A and A's Movie A Day

Watching movies until we run out.

The X-Files: Fight the Future

July 11, 2011

The X-Files: Fight the Future

I’ve never been a rabid X-Files fan. I’ve known a couple, and I’ve seen my fair share of episodes over the years, but I never really made a concerted effort to catch the show when it was on. As a result I might not be the right person to be reviewing this movie, since it is clearly aimed at fans. I enjoy this movie well enough, I suppose, for a longish big budget episode of the show, but I also have issues with this movie.

If you are unfamiliar with X-Files you’re probably going to be pretty lost watching this movie. It purports to answer long unanswered questions that had simmered in the show for years before this movie came out. The whole thing about the show was the slow simmer and the hints of an over-arching plot behind the scenes. By the time this movie came out it was pretty well established that there was some kind of conspiracy involving aliens. Reoccurring characters like the Cigarette Smoking Man have something to do with this conspiracy. We know that Fox Mulder’s sister has been missing since they were children and that he believes that she was abducted by aliens. We’ve seen the black oil that somehow corrupts people. This movie attempts to answer some of the questions from the series, but not too many of them.

The biggest problem I have with this movie is the way it goes about presenting its answers. This is a film with a lot of exposition. Partly this is because some attempts were made to explain what was going on to people unfamiliar with the show. There’s a lot of scenes where Dana Scully explains to Fox Mulder why she’s a skeptic, why she was assigned to be his partner. Then a crazy conspiracy theorist spends a bunch of time explaining to Mulder that some people who were found in the rubble after a terrorist explosion were already dead before the blast (because it’s part of a cover-up by those masters of global conspiracy FEMA.) Mulder and Scully follow a hunch to a hole in the ground that had “fossils” (they’re bone fragments from the last ice age – so they’re not fossils) tainted by the same mysterious virus that turned the corpses from the FEMA offices to goop. They then drive off into the Texas desert where they find transgenic corn crops and deadly bees tainted with the alien virus. (Yeah, it doesn’t make any more sense in the movie than it does when written down.)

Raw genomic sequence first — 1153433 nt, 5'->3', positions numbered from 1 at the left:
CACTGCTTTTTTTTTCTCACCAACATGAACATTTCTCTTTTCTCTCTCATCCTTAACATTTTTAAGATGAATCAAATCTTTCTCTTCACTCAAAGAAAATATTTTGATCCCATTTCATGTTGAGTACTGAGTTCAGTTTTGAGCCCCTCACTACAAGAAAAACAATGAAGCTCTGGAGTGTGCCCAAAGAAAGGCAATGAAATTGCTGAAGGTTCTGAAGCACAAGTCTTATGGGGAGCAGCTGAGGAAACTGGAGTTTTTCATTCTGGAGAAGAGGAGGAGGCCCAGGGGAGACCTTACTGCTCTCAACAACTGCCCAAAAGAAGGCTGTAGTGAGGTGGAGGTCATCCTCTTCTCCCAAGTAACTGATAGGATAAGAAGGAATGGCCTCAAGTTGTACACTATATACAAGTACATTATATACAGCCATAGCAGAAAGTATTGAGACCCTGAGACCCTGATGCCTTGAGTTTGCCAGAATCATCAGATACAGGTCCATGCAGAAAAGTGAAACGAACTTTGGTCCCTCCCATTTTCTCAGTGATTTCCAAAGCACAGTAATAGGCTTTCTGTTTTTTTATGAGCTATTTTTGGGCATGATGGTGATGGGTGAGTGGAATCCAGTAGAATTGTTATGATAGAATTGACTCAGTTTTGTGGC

Then there’s another expository scene where one of the conspirators explains to Mulder what exactly has been going on with the whole conspiracy. They’ve been working with the aliens on a delivery method for the virus in hopes that they could on the sly create a vaccine. Or at least that’s what the Well Groomed Man says.

I told Amanda that I felt like the movie did more telling than showing, and that I was frustrated that Mulder doesn’t actually discover anything for himself and was pretty much led by the nose. She says that her impression is that this is typical of the show itself, so maybe it’s supposed to be that way. I don’t know. I’m not really invested in this movie. It talks a lot about the aliens and the impending invasion and the horrifying black oil virus that turns people into aliens… but it doesn’t actually show any of that cool stuff. Mostly, I suspect, because the producers and the executives at Fox wanted to have something left to keep the TV series going. Nothing is resolved, and we don’t really even get to see many aliens or anything. Maybe if I was a rabid fan of the series this would be an important turning point in the overall plot arc, but as a stand alone movie it is pretty underwhelming.

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July 11, 2011 - Posted by | daily reviews | , , ,

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